NVH Improvement of Car Suspension using Transfer Path and Running Mode Analysis 2006-01-0485
Noise and vibration are critical to a customer’s overall positive or negative perception of passenger cars. Increasing market demands regarding comfort mean that a vehicle’s acoustic features must demonstrate continuous improvement to remain competitive.
In the new model car, the influence of vibration excitation (caused by force) and noise transfer (transfer functions) of suspension should be investigated by considering the three dimensions of noise behavior of the vehicle.
Measurement under real operating conditions using a servo-hydraulic multi-channel test rig was chosen. The level of the excitation was chosen in such a way that the coherence on the response signals was mostly above 90%.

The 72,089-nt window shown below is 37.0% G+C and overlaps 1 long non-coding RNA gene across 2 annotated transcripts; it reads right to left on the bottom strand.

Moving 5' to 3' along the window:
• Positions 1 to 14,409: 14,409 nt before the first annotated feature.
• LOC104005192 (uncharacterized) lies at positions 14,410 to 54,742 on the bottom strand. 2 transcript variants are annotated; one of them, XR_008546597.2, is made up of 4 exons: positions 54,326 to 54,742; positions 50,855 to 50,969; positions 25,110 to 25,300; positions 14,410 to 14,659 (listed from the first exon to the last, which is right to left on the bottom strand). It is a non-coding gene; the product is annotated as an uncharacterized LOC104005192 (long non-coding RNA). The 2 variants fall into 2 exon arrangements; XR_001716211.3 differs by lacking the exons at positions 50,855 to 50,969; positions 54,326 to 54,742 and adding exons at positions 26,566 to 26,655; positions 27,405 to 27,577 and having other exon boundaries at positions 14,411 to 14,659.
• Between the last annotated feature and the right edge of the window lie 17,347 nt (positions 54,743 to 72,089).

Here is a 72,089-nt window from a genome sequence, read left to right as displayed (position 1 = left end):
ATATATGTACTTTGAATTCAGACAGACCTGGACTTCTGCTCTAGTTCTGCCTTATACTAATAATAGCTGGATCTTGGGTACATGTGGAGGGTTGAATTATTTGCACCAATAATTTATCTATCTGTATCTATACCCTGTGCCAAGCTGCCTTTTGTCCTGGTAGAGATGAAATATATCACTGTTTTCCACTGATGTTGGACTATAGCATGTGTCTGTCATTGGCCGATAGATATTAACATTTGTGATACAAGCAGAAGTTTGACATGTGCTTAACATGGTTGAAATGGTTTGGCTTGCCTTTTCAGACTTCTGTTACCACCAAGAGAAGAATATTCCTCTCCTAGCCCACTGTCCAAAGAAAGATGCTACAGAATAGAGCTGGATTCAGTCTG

It was found that noise sensitivity of the upper transfer path (piston rod - upper mount - body – interior) is distinctly higher than the lower transfer path (shock absorber tube - lower mount - wheel carrier - chassis - body – interior). At a frequency range of 300–1000 Hz, level differences up to 20 dB were obtained. The three-directional comparison of noise sensitivity of damper upper attachment shows, that X-/Y- directions are most sensitive transfer paths for suspension noise.
The improvement of acoustics properties was concentrated on optimization of the upper transfer path.